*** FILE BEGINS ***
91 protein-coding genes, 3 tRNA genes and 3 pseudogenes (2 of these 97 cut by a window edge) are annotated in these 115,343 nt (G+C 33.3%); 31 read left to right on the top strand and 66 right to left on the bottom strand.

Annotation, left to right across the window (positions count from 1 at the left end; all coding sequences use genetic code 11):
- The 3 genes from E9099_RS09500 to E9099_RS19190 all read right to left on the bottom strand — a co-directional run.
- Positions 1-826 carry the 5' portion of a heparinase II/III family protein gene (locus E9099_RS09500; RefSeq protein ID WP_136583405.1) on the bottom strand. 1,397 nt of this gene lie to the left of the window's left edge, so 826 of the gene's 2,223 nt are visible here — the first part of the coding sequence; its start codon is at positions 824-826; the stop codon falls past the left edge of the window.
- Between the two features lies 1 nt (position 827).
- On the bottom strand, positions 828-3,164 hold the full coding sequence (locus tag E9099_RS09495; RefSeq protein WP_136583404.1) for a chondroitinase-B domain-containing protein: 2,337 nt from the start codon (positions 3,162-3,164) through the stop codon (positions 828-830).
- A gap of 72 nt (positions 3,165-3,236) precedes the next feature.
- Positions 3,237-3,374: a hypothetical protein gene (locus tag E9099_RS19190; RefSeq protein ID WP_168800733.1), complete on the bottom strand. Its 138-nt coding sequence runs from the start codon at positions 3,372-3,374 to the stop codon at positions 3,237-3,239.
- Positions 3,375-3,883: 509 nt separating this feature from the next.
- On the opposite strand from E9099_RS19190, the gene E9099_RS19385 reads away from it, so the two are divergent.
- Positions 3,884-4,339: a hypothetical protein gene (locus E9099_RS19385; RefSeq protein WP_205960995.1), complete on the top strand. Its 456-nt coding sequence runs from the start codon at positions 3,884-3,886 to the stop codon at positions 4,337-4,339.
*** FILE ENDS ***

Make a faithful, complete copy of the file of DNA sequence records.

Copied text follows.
91 protein-coding genes, 3 tRNA genes and 3 pseudogenes (2 of these 97 cut by a window edge) are annotated in these 115,343 nt (G+C 33.3%); 31 read left to right on the top strand and 66 right to left on the bottom strand.

Annotation, left to right across the window (positions count from 1 at the left end; all coding sequences use genetic code 11):
- The 3 genes from E9099_RS09500 to E9099_RS19190 all read right to left on the bottom strand — a co-directional run.
- Positions 1-826 carry the 5' portion of a heparinase II/III family protein gene (locus E9099_RS09500; RefSeq protein ID WP_136583405.1) on the bottom strand. 1,397 nt of this gene lie to the left of the window's left edge, so 826 of the gene's 2,223 nt are visible here — the first part of the coding sequence; its start codon is at positions 824-826; the stop codon falls past the left edge of the window.
- Between the two features lies 1 nt (position 827).
- On the bottom strand, positions 828-3,164 hold the full coding sequence (locus tag E9099_RS09495; RefSeq protein WP_136583404.1) for a chondroitinase-B domain-containing protein: 2,337 nt from the start codon (positions 3,162-3,164) through the stop codon (positions 828-830).
- A gap of 72 nt (positions 3,165-3,236) precedes the next feature.
- Positions 3,237-3,374: a hypothetical protein gene (locus tag E9099_RS19190; RefSeq protein ID WP_168800733.1), complete on the bottom strand. Its 138-nt coding sequence runs from the start codon at positions 3,372-3,374 to the stop codon at positions 3,237-3,239.
- Positions 3,375-3,883: 509 nt separating this feature from the next.
- On the opposite strand from E9099_RS19190, the gene E9099_RS19385 reads away from it, so the two are divergent.
- Positions 3,884-4,339: a hypothetical protein gene (locus E9099_RS19385; RefSeq protein WP_205960995.1), complete on the top strand. Its 456-nt coding sequence runs from the start codon at positions 3,884-3,886 to the stop codon at positions 4,337-4,339.